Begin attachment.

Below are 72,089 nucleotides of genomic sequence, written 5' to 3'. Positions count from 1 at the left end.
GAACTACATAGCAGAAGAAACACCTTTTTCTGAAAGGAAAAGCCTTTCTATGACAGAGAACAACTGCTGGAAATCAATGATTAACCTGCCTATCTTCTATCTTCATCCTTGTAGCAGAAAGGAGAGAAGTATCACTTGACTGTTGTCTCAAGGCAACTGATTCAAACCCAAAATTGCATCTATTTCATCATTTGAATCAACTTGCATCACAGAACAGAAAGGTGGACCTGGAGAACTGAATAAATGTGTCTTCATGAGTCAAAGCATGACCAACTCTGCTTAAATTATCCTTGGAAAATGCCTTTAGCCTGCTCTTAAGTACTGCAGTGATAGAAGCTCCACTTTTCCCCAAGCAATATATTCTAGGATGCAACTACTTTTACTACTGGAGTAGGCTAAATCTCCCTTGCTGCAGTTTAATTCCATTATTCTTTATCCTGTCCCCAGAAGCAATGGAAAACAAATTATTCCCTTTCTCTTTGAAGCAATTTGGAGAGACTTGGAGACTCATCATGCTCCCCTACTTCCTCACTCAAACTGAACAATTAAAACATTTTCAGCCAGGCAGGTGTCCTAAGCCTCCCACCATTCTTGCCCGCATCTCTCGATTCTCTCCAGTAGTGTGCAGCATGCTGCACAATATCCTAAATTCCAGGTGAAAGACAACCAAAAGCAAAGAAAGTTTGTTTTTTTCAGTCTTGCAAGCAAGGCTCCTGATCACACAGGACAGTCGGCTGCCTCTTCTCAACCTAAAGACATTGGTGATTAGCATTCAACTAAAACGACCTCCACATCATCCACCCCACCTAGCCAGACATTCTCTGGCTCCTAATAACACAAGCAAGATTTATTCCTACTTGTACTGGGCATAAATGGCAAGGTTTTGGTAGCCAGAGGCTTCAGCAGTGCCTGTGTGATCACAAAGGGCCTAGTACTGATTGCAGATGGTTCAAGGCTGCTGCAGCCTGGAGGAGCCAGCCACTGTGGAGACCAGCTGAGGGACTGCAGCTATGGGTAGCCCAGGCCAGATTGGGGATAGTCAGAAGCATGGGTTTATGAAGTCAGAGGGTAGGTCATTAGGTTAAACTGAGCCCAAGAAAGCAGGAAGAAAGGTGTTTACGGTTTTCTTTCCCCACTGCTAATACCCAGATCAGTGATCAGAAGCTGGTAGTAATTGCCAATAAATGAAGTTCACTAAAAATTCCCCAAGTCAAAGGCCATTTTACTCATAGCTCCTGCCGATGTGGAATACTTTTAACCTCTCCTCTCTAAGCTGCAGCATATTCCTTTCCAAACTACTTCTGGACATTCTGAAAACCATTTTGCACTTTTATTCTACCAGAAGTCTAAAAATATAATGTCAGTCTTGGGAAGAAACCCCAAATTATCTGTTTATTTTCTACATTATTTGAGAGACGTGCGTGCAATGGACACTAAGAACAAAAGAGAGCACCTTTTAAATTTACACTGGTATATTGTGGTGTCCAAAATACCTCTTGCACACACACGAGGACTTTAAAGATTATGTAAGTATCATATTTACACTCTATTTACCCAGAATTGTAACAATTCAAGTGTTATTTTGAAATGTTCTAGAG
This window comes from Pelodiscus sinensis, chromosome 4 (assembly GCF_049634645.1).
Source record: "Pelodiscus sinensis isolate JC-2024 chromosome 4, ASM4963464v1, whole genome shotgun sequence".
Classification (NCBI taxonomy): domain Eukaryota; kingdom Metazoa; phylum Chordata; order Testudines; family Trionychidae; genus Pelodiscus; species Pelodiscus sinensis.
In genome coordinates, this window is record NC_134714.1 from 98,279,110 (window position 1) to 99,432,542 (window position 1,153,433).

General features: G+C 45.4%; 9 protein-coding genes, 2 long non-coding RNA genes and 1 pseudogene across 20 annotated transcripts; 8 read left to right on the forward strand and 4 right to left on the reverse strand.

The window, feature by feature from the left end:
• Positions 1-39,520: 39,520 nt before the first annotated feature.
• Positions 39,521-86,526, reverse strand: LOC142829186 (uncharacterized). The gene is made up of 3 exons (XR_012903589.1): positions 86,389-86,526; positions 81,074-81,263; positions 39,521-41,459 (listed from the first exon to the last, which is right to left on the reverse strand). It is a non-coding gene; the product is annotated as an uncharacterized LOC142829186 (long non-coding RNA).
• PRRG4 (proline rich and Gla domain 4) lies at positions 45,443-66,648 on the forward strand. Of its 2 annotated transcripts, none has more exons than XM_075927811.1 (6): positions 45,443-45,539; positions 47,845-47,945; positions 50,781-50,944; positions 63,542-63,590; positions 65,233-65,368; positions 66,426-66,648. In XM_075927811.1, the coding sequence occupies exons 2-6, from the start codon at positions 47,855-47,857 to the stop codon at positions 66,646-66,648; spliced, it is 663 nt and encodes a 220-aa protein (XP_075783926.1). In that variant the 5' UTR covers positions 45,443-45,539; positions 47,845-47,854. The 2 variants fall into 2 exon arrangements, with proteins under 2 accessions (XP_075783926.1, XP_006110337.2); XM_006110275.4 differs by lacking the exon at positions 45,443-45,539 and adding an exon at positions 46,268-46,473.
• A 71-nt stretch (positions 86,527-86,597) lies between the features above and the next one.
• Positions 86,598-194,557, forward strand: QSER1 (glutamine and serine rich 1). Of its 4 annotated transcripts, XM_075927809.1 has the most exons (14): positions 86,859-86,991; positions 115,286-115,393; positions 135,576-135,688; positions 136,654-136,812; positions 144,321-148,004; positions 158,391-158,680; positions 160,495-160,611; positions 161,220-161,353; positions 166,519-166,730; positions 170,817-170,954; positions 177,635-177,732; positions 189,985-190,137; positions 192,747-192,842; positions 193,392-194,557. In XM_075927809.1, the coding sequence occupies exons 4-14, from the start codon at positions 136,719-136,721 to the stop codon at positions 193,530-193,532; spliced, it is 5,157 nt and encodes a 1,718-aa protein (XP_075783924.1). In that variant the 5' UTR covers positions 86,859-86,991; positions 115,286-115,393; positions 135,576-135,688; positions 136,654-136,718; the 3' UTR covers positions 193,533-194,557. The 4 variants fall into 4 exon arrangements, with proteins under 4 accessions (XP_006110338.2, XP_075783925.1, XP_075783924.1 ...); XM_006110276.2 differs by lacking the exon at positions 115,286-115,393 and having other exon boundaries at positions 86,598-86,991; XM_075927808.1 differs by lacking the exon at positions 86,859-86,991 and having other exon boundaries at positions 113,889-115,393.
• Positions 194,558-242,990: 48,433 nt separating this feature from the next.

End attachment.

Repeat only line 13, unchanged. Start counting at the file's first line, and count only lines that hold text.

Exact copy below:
• Positions 86,598-194,557, forward strand: QSER1 (glutamine and serine rich 1). Of its 4 annotated transcripts, XM_075927809.1 has the most exons (14): positions 86,859-86,991; positions 115,286-115,393; positions 135,576-135,688; positions 136,654-136,812; positions 144,321-148,004; positions 158,391-158,680; positions 160,495-160,611; positions 161,220-161,353; positions 166,519-166,730; positions 170,817-170,954; positions 177,635-177,732; positions 189,985-190,137; positions 192,747-192,842; positions 193,392-194,557. In XM_075927809.1, the coding sequence occupies exons 4-14, from the start codon at positions 136,719-136,721 to the stop codon at positions 193,530-193,532; spliced, it is 5,157 nt and encodes a 1,718-aa protein (XP_075783924.1). In that variant the 5' UTR covers positions 86,859-86,991; positions 115,286-115,393; positions 135,576-135,688; positions 136,654-136,718; the 3' UTR covers positions 193,533-194,557. The 4 variants fall into 4 exon arrangements, with proteins under 4 accessions (XP_006110338.2, XP_075783925.1, XP_075783924.1 ...); XM_006110276.2 differs by lacking the exon at positions 115,286-115,393 and having other exon boundaries at positions 86,598-86,991; XM_075927808.1 differs by lacking the exon at positions 86,859-86,991 and having other exon boundaries at positions 113,889-115,393.